Crashes involving animals are trending up.
ICBC recorded 2,200 crashes on Vancouver Island that involved animals in 2017 — up from 1,800 in 2013, for a five-year average of 2,100. Correspondingly, the number of injured (human) victims is going up from 90 in 2013 to 160 in 2017, for a five-year average of 140.
Looking at the rest of the province, Vancouver Island recorded 1,000 more crashes involving animals than the Lower Mainland in 2017 (1,200). Leading all regions was the Southern Interior with 4,800 crashes in 2017 responsible for 300 injuries.
Looking at the province as a whole, ICBC recorded 11,000 crashes in 2017 with 740 injuries with a five-year average of 11,000 crashes and 650 injuries. Crashes involving animals also caused nine fatalities between 2013 and 2016, with none in 2017.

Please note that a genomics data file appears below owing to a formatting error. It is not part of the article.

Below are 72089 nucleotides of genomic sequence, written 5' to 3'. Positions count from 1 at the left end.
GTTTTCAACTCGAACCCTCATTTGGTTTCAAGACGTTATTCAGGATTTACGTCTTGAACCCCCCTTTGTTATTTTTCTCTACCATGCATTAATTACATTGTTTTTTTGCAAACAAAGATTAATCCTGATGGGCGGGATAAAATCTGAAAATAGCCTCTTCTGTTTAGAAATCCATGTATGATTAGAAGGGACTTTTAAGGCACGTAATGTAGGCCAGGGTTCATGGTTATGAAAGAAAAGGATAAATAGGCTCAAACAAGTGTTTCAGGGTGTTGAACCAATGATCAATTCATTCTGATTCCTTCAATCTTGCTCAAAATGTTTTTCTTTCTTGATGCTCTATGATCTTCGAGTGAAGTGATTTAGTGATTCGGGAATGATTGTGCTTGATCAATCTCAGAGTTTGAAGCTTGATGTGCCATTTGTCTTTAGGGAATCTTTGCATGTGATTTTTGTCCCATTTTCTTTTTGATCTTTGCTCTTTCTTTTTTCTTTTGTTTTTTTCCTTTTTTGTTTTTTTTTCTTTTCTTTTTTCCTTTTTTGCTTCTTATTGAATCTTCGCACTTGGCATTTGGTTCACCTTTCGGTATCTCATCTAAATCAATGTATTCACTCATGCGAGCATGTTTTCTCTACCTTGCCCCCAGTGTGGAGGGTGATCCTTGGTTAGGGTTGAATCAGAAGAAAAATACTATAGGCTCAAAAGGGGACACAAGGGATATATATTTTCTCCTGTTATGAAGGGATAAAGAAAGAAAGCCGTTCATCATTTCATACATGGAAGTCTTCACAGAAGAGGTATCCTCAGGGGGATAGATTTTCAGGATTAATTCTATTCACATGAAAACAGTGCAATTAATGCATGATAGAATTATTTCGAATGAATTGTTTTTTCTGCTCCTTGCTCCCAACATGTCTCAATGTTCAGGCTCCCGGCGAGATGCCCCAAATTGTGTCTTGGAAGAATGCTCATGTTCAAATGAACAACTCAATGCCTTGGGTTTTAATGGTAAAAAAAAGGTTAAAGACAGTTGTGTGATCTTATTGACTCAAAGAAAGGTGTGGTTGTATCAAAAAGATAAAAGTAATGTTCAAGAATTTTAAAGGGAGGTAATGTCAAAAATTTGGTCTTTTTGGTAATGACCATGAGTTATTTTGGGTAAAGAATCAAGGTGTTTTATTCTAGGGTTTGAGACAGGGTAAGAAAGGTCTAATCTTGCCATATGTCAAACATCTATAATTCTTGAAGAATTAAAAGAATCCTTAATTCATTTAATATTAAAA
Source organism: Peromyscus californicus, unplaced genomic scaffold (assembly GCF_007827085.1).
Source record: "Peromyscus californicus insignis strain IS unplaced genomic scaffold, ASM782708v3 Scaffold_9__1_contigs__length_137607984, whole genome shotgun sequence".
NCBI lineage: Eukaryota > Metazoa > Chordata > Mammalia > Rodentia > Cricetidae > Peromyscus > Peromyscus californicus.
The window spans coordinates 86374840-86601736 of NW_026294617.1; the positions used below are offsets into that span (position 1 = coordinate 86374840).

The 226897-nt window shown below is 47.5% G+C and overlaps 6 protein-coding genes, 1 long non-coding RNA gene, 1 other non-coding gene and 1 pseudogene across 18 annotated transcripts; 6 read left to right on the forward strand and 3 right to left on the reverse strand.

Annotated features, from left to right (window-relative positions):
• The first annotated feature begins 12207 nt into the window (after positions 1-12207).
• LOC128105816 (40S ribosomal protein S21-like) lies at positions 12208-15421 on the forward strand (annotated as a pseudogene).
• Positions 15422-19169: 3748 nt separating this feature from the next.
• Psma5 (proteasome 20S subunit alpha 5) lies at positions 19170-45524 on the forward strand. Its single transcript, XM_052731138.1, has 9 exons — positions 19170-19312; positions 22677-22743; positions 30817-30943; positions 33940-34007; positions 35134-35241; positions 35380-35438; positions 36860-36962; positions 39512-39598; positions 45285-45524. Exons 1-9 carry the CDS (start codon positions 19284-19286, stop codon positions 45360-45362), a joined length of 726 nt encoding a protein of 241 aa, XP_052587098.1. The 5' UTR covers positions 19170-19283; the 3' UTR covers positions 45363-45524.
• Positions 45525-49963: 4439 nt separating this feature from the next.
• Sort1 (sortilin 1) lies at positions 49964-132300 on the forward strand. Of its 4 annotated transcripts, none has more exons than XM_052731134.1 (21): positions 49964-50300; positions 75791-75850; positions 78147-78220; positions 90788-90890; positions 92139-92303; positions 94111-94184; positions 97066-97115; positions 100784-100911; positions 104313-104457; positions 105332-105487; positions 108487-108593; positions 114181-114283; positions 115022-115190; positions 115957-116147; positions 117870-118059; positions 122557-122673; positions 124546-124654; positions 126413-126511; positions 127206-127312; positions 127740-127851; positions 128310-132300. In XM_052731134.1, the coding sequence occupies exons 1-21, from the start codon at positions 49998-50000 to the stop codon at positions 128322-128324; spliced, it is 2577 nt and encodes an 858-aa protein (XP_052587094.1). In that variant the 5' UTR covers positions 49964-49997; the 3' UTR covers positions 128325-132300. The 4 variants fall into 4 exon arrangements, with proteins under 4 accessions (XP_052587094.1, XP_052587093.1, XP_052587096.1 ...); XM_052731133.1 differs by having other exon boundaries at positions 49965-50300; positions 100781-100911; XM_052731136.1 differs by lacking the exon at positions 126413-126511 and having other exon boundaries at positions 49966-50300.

Crashes include those with both domestic and wild animals, but the available ICBC statistics do no further distinguish between the two categories.
The ICBC statistics also fail to the capture the wider category of roadkill, as vehicle driver may kill domestic or wild animals without filing a claim with ICBC that meets its definition of a crash. They may know that they hit something but nonetheless continue on their way because of the animals’ size. Alternatively, some drivers have hit large animals, only to realize much later, that they had done so.
About 80 per cent of reported wildlife collisions involve large animals such as deer, according to the Wildlife Collision Prevention Program, a partnership between the British Columbia Conservation Foundation (BCCF) and the Insurance Corporation of British Columbia (ICBC), in response to the increasing number and severity of wildlife-vehicle collisions in British Columbia.
Overall, experts estimate that millions of animals die annually on roads across North America.